At the time, the government focused on the emergency authorized use of COVID-19 vaccines as the only course of safe and effective treatment of the disease.
“The [FTC is] pushing this because it’s political,” Nepute told The Epoch Times. “I’ve spent $3.5 million defending myself. The only tactic they have is to drag this out, so I can’t afford to take it to trial.”
Nepute’s lawyers recently filed a motion to dismiss the government’s case on summary judgment, including over 10 million alleged violations of the COVID-19 Consumer Protection Act of 2020 and 12 million violations of the FTC Act.
Each alleged violation carries a maximum $43,792 civil penalty for a total of over $500 billion—”exceeding the gross domestic product of Austria, Nigeria, and all but 25 nations,” according to the motion.
Frontline attorney Tom Renz of Ohio is Nepute’s advisory counsel in the case.
“The problem with this is wrongful prosecution, in my opinion,” Renz said, “because [Nepute] didn’t lie. He didn’t commit fraud. He said this would bolster your immune system, and it’s true. Both [vitamin D and zinc] are well-known mechanisms for bolstering your immune system.
“This is simply going after him because he was outspoken about using vitamin D and zinc, and he didn’t like the jab—that’s all it is. He had a big following, and they wanted to make an example out of him,” Renz told The Epoch Times.
“There is no basis of law for them to go forward on this—none.”
Renz pointed to statements by Dr. Anthony Fauci, who said during an Instagram Live stream that vitamin D “does have an impact on your susceptibility to infection.”
“So I would not mind recommending, and I do it myself taking vitamin D supplements.”
In September 2020, University of Chicago Medicine researchers published a report which found a link between vitamin D deficiency and COVID-19 infection.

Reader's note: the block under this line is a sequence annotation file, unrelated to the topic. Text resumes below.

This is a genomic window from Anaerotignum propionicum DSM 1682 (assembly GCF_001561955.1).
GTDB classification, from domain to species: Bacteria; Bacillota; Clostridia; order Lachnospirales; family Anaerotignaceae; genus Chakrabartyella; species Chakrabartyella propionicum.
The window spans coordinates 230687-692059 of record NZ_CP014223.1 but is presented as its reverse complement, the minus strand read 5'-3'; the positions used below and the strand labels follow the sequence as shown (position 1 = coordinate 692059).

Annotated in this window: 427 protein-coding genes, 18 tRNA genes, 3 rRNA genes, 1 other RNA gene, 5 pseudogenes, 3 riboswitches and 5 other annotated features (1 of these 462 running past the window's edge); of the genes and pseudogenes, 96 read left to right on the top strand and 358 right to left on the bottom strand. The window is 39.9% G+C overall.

“Vitamin D is important to the function of the immune system and vitamin D supplements have previously been shown to lower the risk of viral respiratory tract infections,” said the study’s lead author, David Meltzer, Chief of Hospital Medicine at UChicago Medicine.
“Our statistical analysis suggests this may be true for the COVID-19 infection.”
Renz said, “Anthony Fauci said you should use vitamin D. Why aren’t they suing Fauci?”
“I want to know when the FTC is going after the vaccine companies and the officials promoting the lie” that COVID-19 vaccines stop transmission.
“I want to know why it’s OK for Anthony Fauci to say the vaccine stops transmission even though he knew it was false at the time, and we can show he knew it was false.”
“I’ve spent my entire life savings” defending against the FTC lawsuit, Nepute said. “I just sold some property. I sold a car. I’ve sold everything to defend myself. I could’ve taken a settlement and walked away, but that’s not the right thing to do.”
“What I’m talking about is nothing that is rocket science. What I’ve done is repeat medical literature and provide solutions for people who didn’t feel they had a solution for anything.”
In September 2009, pharmaceutical manufacturer Pfizer agreed to pay $2.3 billion for making false claims to promote four drugs—the largest health care fraud settlement in U.S. Department of Justice history. The drug company also makes one of three COVID-19 vaccines.